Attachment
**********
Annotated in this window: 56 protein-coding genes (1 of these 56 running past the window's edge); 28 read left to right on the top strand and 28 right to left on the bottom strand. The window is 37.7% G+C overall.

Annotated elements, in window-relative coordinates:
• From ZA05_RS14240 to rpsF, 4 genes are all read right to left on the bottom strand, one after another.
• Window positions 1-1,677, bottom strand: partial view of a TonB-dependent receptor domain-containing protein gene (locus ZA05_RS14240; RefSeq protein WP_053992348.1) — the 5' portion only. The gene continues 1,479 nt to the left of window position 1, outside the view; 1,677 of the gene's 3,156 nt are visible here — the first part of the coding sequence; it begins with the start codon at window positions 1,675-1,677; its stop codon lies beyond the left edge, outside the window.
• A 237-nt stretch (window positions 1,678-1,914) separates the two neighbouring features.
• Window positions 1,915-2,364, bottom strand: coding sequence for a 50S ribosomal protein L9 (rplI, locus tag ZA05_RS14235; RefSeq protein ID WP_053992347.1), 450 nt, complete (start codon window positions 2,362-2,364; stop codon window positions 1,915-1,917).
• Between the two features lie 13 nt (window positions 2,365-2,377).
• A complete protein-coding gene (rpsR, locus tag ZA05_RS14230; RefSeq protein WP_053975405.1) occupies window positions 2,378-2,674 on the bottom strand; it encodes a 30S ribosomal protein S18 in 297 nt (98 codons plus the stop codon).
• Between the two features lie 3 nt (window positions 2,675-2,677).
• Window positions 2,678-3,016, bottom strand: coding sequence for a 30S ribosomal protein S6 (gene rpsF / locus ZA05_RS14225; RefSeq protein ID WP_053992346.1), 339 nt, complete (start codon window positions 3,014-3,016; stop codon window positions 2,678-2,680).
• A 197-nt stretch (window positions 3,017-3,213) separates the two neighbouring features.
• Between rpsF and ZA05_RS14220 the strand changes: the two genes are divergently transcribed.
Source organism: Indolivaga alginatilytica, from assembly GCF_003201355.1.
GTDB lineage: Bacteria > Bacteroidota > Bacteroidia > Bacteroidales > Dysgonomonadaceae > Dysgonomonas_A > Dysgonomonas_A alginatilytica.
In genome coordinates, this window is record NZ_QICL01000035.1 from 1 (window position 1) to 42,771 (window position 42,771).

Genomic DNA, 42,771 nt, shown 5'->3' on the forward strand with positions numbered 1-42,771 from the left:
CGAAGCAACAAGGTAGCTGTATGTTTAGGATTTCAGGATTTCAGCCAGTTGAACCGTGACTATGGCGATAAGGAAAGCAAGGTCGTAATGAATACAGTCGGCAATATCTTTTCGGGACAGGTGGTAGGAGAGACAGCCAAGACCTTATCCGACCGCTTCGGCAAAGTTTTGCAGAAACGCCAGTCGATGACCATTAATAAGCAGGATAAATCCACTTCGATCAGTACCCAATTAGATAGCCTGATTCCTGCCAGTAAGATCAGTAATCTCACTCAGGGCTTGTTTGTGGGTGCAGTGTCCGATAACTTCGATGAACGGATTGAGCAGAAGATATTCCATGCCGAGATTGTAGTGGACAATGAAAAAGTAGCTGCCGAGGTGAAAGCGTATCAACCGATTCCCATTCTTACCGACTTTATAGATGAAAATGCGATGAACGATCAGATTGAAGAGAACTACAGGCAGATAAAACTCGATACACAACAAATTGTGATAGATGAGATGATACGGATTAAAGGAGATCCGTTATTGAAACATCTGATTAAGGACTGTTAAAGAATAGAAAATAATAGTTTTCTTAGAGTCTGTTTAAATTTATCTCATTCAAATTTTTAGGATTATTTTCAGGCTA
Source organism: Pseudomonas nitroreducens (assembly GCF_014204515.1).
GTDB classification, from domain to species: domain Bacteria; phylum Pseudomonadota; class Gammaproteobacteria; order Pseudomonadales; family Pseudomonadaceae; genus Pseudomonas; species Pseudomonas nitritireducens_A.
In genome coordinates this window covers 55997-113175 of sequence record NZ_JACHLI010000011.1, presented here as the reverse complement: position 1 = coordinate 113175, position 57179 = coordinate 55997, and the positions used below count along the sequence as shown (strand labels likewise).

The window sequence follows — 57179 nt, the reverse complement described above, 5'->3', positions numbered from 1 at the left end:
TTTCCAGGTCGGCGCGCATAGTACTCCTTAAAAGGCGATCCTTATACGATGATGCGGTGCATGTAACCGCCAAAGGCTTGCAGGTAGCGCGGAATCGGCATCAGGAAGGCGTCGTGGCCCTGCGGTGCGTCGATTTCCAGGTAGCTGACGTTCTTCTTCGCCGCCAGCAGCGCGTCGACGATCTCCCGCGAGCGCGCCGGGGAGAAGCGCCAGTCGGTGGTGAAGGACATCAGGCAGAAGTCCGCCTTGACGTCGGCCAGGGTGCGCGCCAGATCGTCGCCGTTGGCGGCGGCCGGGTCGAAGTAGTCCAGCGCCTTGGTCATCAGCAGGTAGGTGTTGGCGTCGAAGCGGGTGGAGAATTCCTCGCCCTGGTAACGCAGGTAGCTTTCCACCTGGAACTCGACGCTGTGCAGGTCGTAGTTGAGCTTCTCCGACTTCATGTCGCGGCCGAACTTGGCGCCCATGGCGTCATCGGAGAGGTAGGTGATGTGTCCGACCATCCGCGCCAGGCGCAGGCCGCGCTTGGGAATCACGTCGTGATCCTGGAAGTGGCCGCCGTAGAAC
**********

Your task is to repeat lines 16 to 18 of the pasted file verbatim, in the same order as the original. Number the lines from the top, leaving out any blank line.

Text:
Genomic DNA, 42,771 nt, shown 5'->3' on the forward strand with positions numbered 1-42,771 from the left:
CGAAGCAACAAGGTAGCTGTATGTTTAGGATTTCAGGATTTCAGCCAGTTGAACCGTGACTATGGCGATAAGGAAAGCAAGGTCGTAATGAATACAGTCGGCAATATCTTTTCGGGACAGGTGGTAGGAGAGACAGCCAAGACCTTATCCGACCGCTTCGGCAAAGTTTTGCAGAAACGCCAGTCGATGACCATTAATAAGCAGGATAAATCCACTTCGATCAGTACCCAATTAGATAGCCTGATTCCTGCCAGTAAGATCAGTAATCTCACTCAGGGCTTGTTTGTGGGTGCAGTGTCCGATAACTTCGATGAACGGATTGAGCAGAAGATATTCCATGCCGAGATTGTAGTGGACAATGAAAAAGTAGCTGCCGAGGTGAAAGCGTATCAACCGATTCCCATTCTTACCGACTTTATAGATGAAAATGCGATGAACGATCAGATTGAAGAGAACTACAGGCAGATAAAACTCGATACACAACAAATTGTGATAGATGAGATGATACGGATTAAAGGAGATCCGTTATTGAAACATCTGATTAAGGACTGTTAAAGAATAGAAAATAATAGTTTTCTTAGAGTCTGTTTAAATTTATCTCATTCAAATTTTTAGGATTATTTTCAGGCTA
Source organism: Pseudomonas nitroreducens (assembly GCF_014204515.1).